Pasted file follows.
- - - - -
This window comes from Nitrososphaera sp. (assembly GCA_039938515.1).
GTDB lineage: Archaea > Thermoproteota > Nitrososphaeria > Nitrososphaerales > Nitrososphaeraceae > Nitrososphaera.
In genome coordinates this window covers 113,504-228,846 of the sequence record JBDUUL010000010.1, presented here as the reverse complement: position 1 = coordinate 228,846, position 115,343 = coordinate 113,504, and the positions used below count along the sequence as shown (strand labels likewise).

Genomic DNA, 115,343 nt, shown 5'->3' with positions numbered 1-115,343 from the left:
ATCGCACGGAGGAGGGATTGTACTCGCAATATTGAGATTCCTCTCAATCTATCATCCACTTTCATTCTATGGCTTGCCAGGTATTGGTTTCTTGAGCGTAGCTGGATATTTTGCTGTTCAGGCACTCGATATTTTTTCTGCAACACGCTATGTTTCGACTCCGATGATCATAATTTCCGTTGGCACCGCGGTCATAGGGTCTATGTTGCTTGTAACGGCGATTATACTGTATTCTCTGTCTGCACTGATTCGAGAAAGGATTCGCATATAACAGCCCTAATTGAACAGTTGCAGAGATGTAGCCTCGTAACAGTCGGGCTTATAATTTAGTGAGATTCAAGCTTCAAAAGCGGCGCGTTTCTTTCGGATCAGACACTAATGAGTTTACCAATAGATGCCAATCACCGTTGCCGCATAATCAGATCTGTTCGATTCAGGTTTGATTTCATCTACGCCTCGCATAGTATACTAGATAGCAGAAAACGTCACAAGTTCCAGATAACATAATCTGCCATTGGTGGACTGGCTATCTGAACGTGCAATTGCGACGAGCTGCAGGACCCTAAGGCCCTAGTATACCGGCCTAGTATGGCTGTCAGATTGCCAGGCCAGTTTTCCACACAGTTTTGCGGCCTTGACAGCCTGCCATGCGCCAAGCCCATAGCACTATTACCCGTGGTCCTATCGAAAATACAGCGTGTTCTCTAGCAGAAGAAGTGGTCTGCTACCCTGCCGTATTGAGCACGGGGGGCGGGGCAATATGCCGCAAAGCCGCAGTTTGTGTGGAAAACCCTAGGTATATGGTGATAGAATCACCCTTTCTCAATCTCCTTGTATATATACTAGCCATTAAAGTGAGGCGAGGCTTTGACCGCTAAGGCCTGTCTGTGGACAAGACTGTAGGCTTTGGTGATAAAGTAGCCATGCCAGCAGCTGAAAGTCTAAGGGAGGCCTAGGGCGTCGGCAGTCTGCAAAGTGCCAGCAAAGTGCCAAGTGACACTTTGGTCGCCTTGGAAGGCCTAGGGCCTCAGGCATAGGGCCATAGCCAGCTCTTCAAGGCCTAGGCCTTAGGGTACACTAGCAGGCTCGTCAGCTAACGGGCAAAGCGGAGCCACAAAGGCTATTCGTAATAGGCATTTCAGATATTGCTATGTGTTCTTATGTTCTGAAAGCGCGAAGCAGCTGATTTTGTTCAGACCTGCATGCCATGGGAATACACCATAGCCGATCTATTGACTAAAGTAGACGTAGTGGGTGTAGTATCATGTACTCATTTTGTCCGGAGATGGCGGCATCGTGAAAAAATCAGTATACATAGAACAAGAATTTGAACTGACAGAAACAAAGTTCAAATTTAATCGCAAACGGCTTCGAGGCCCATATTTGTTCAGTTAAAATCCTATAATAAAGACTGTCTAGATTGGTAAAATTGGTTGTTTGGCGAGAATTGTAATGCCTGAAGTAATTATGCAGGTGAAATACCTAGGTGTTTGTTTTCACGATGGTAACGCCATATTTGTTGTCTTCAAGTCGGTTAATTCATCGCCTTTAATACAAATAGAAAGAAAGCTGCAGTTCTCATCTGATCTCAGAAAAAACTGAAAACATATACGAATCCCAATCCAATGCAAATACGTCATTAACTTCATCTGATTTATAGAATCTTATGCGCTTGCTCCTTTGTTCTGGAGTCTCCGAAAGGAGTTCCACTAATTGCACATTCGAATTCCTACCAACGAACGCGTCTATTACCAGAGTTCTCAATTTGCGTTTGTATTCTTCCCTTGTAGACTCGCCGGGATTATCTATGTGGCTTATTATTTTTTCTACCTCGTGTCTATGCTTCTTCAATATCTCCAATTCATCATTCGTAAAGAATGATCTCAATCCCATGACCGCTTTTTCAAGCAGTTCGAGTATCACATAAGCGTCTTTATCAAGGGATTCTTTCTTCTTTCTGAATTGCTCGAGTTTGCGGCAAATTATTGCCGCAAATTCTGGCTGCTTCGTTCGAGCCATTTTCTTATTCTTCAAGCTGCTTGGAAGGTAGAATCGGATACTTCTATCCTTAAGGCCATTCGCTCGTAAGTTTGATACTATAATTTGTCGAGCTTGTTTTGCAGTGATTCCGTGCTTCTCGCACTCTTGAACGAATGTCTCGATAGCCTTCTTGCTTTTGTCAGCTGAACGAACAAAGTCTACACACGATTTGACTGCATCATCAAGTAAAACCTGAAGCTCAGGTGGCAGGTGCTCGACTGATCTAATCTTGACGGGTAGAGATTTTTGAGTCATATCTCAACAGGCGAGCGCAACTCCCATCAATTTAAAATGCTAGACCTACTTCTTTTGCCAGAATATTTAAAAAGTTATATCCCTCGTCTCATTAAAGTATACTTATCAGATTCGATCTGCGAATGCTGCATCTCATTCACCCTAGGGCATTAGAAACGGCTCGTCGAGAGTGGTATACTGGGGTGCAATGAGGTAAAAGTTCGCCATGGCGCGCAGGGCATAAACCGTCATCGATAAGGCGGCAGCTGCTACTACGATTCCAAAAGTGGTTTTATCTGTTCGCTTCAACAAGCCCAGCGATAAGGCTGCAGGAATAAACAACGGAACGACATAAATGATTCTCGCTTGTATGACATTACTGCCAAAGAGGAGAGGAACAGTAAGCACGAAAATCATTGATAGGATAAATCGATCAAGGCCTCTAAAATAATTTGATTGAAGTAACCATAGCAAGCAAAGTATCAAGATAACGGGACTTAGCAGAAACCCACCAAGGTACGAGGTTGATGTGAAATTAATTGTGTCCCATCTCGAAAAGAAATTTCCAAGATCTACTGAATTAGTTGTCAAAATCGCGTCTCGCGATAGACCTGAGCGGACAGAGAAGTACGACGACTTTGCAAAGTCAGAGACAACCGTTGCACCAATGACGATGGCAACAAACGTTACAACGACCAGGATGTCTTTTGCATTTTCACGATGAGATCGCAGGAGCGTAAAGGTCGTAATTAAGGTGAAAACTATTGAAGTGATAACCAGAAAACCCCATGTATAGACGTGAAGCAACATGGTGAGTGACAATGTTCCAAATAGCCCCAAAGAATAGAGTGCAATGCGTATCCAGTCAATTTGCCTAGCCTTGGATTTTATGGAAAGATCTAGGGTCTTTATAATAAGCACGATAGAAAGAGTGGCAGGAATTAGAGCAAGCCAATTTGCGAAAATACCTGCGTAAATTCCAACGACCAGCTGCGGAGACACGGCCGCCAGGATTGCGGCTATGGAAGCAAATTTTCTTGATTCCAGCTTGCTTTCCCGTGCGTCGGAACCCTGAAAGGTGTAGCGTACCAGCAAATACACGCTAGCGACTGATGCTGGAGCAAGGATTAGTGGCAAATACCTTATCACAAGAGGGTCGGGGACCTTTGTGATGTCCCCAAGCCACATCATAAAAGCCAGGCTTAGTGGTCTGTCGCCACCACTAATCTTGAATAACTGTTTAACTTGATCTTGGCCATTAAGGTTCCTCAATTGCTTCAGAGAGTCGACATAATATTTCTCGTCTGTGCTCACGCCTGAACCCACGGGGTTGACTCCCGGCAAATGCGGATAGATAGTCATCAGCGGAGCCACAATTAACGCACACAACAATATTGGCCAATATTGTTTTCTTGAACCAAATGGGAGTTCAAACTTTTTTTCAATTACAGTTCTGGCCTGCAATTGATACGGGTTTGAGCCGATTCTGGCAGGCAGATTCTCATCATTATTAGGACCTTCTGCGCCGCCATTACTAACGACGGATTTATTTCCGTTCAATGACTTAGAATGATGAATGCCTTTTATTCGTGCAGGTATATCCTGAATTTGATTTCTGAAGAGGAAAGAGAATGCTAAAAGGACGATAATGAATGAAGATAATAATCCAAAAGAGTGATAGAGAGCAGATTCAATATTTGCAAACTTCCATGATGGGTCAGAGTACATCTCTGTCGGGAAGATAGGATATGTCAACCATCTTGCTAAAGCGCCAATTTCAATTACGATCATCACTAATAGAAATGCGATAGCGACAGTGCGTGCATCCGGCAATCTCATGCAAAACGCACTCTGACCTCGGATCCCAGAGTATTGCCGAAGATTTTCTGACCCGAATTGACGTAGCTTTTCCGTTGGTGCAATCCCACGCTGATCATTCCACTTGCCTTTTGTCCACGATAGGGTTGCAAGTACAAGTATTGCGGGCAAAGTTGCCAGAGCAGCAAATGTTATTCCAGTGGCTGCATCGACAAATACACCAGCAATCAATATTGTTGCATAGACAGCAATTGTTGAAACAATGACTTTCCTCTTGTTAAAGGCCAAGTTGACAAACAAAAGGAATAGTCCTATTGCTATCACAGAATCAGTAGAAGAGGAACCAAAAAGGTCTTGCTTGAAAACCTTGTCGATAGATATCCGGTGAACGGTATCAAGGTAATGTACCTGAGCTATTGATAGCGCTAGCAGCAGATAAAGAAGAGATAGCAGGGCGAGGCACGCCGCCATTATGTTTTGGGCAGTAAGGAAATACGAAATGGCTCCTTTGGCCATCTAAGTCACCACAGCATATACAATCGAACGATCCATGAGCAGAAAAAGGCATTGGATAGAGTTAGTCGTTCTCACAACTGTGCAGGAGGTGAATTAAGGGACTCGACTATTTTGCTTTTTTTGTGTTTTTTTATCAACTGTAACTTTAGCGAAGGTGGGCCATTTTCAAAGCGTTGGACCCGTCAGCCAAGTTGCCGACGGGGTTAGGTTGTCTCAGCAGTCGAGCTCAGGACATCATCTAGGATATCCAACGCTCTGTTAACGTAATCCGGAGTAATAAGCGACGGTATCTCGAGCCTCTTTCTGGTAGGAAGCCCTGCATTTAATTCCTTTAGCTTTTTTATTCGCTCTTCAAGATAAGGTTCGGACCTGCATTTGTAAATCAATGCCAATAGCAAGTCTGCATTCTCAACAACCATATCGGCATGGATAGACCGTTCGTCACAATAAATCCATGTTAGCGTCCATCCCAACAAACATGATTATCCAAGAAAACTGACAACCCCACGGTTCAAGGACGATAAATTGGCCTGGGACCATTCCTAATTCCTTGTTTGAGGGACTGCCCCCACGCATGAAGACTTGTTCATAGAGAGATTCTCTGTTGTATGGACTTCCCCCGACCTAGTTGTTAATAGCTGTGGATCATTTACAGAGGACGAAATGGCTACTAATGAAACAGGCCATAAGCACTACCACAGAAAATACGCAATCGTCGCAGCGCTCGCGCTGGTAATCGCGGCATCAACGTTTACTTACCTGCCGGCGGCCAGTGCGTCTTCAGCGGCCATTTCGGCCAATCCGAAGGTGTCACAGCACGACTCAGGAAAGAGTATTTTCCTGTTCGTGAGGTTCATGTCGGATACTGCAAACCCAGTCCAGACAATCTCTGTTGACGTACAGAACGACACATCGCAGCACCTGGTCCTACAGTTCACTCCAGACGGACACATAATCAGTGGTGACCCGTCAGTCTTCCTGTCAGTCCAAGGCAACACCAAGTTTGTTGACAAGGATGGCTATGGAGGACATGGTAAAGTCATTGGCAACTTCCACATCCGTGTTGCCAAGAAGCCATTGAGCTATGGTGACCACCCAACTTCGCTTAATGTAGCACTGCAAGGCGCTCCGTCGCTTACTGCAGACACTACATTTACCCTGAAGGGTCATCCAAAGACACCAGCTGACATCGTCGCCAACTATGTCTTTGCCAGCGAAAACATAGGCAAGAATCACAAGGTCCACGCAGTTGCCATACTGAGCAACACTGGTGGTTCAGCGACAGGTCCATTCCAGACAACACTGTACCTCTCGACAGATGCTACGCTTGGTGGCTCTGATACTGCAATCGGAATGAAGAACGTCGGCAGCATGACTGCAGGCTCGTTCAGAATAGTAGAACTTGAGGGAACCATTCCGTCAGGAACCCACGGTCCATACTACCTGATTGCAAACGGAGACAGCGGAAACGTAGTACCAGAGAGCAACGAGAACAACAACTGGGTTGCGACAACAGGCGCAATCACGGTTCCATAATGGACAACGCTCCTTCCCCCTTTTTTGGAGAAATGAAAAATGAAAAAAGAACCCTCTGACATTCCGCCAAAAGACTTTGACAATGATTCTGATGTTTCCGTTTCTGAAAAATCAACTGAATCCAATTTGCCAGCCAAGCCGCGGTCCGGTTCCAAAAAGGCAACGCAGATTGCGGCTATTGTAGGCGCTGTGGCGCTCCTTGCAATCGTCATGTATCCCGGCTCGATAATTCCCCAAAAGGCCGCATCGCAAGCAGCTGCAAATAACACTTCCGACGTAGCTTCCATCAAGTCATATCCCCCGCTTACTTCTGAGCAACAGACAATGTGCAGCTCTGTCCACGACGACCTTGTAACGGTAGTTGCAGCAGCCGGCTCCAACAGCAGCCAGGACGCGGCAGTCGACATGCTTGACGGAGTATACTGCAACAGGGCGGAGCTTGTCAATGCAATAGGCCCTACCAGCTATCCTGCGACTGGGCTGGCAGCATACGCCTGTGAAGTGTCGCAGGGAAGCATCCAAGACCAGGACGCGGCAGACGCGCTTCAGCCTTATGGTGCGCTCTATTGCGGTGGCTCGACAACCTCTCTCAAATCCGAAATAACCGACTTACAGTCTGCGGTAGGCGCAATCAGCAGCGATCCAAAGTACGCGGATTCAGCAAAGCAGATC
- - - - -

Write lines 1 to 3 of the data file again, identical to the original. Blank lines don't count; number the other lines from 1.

This window comes from Nitrososphaera sp. (assembly GCA_039938515.1).
GTDB lineage: Archaea > Thermoproteota > Nitrososphaeria > Nitrososphaerales > Nitrososphaeraceae > Nitrososphaera.
In genome coordinates this window covers 113,504-228,846 of the sequence record JBDUUL010000010.1, presented here as the reverse complement: position 1 = coordinate 228,846, position 115,343 = coordinate 113,504, and the positions used below count along the sequence as shown (strand labels likewise).